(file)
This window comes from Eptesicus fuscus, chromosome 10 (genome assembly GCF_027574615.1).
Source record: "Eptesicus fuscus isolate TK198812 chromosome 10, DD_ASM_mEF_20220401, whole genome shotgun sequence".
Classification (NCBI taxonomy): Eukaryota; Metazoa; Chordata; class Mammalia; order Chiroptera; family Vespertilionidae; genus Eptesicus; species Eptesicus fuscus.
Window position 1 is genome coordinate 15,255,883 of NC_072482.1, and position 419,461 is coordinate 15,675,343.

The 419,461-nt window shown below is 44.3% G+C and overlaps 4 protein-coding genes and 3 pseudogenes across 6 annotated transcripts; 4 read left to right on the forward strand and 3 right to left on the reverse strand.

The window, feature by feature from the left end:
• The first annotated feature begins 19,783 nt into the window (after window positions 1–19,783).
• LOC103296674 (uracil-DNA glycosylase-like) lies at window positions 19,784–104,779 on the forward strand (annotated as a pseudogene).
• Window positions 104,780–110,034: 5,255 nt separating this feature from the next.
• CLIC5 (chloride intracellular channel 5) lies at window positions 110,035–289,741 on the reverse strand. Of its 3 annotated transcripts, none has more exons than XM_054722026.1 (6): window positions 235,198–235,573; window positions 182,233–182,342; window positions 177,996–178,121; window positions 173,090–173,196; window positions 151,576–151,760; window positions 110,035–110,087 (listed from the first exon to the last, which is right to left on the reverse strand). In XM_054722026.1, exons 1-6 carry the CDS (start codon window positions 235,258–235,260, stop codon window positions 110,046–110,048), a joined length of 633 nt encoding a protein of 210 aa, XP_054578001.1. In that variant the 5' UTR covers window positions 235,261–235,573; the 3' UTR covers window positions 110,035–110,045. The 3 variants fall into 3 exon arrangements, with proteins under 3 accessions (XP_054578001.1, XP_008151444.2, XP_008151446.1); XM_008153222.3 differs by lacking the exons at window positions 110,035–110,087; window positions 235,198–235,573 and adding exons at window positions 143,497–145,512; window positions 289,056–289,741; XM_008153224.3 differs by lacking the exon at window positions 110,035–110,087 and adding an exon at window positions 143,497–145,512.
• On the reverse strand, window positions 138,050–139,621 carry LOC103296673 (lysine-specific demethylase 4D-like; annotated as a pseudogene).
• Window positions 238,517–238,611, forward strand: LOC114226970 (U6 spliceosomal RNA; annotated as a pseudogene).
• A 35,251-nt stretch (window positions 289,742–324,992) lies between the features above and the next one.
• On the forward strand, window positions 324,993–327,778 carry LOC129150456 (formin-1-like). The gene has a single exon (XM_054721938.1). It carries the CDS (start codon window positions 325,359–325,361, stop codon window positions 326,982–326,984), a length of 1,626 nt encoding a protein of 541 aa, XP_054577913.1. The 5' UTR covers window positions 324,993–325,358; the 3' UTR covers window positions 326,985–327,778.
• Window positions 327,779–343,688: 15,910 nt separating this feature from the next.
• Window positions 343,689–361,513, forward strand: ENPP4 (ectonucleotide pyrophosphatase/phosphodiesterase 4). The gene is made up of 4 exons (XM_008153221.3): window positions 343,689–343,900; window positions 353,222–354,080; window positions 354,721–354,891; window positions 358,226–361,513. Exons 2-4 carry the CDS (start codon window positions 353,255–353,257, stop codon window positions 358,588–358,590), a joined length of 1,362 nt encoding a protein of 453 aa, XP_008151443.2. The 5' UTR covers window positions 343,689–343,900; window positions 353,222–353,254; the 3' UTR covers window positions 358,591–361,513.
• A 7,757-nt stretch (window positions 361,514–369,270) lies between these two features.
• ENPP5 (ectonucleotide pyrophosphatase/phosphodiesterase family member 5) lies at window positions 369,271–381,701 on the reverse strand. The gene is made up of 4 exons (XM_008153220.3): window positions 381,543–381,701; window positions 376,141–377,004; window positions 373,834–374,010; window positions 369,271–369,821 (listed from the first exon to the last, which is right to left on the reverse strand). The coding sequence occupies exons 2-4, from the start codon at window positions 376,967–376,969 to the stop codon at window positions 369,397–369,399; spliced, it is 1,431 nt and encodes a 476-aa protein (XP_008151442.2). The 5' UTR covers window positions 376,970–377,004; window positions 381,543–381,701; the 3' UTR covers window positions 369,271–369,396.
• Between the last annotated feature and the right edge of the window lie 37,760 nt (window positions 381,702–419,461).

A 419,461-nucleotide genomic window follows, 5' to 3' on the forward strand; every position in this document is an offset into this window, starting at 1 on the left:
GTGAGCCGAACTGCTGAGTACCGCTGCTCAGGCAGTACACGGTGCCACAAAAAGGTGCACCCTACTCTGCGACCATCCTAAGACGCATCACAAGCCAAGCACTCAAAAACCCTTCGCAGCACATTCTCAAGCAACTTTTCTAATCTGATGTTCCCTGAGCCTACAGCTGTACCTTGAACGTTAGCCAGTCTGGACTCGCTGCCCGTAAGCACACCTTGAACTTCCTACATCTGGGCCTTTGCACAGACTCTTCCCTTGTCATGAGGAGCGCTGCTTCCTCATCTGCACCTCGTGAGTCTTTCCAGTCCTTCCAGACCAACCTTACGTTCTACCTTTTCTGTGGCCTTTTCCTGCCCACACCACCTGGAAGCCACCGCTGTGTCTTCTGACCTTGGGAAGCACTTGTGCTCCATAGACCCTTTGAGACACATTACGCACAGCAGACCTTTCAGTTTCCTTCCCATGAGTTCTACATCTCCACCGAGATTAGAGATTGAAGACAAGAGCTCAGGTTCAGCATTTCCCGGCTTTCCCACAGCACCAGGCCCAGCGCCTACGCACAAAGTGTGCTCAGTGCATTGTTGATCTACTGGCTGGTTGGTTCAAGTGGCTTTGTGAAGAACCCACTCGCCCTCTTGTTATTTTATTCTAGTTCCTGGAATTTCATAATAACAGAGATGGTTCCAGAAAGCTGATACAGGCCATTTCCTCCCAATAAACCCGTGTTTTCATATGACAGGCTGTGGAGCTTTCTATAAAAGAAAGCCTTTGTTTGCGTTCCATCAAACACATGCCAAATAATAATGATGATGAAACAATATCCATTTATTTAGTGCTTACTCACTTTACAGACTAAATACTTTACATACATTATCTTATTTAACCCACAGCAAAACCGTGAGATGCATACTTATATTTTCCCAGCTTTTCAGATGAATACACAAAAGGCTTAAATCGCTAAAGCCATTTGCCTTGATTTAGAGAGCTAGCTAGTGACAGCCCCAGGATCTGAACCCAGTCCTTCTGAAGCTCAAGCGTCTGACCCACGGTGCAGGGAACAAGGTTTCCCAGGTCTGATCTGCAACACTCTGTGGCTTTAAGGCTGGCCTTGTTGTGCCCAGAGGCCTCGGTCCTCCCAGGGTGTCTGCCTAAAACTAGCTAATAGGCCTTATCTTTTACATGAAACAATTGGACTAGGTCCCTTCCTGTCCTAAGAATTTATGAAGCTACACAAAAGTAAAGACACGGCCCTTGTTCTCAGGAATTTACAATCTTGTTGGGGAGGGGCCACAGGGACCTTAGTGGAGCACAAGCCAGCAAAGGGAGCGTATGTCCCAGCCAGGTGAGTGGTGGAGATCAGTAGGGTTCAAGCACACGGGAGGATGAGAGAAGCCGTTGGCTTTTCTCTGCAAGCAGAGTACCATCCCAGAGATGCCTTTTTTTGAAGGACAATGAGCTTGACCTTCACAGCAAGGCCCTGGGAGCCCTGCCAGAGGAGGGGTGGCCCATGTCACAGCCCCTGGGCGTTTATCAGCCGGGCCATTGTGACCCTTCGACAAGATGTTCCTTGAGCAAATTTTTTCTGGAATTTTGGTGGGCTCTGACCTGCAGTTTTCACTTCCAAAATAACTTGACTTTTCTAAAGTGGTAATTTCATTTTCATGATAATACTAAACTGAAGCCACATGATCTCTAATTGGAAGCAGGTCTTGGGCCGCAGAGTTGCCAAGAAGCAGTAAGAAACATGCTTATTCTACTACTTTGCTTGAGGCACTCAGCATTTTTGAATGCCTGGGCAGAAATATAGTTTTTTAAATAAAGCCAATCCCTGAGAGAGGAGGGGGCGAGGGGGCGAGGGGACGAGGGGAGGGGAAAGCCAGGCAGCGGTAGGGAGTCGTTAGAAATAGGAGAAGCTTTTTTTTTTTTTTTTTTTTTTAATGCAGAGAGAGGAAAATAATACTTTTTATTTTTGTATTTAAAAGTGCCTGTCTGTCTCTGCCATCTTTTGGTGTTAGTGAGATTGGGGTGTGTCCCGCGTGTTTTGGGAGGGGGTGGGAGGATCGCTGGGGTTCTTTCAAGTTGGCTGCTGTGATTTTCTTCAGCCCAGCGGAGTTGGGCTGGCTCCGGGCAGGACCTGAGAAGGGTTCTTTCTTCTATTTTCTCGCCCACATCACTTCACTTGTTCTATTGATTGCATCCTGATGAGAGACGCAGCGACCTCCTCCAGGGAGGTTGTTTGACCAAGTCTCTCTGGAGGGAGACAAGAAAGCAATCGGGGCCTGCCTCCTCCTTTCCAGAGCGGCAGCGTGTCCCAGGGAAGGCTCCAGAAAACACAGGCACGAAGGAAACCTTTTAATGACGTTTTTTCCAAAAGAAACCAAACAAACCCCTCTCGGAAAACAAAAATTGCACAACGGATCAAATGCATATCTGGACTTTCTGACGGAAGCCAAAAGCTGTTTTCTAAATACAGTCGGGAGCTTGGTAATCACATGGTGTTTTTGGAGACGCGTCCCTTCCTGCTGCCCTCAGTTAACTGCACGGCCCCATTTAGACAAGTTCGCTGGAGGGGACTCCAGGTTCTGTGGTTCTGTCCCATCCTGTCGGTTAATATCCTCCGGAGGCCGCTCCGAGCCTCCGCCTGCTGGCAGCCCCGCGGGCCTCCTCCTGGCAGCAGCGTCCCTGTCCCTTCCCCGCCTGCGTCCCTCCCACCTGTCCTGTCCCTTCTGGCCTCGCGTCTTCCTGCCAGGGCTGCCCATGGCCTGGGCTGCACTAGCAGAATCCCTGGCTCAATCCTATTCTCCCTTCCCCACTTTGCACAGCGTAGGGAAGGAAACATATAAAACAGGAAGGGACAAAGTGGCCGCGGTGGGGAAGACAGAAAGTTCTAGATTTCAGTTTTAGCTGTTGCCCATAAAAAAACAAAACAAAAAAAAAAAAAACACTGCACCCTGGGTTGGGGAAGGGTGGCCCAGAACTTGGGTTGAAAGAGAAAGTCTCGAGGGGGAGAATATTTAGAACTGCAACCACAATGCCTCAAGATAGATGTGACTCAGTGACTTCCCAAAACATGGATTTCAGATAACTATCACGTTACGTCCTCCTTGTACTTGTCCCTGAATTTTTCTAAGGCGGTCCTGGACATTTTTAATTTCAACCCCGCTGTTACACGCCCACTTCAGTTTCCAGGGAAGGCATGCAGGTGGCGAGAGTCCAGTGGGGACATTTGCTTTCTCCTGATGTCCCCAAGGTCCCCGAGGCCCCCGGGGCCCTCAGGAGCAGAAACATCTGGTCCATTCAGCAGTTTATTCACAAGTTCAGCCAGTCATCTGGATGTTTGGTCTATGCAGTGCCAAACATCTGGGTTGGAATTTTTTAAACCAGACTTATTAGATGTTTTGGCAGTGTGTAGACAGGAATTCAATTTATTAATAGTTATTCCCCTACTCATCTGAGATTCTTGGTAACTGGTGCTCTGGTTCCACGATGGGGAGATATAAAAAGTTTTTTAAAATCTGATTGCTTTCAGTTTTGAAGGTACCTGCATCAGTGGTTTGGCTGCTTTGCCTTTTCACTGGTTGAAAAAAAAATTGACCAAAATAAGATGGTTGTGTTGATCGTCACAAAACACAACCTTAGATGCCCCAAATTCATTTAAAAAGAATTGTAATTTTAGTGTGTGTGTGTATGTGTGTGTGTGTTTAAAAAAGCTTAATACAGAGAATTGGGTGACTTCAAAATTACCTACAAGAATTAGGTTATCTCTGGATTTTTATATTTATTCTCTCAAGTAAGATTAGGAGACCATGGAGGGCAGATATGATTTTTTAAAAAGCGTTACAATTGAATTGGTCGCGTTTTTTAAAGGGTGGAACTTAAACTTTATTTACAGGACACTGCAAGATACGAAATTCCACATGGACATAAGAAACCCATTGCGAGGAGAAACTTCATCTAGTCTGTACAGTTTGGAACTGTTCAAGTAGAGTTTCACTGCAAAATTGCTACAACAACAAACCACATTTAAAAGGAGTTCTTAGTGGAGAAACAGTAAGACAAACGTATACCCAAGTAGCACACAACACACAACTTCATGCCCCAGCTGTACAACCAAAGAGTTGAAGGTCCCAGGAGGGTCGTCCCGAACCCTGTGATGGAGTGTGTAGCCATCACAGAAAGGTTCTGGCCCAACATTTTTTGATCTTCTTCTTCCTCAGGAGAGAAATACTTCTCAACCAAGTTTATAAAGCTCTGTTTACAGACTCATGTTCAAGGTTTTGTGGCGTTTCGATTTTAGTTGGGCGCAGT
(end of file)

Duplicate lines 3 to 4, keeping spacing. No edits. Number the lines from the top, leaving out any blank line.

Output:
Classification (NCBI taxonomy): Eukaryota; Metazoa; Chordata; class Mammalia; order Chiroptera; family Vespertilionidae; genus Eptesicus; species Eptesicus fuscus.
Window position 1 is genome coordinate 15,255,883 of NC_072482.1, and position 419,461 is coordinate 15,675,343.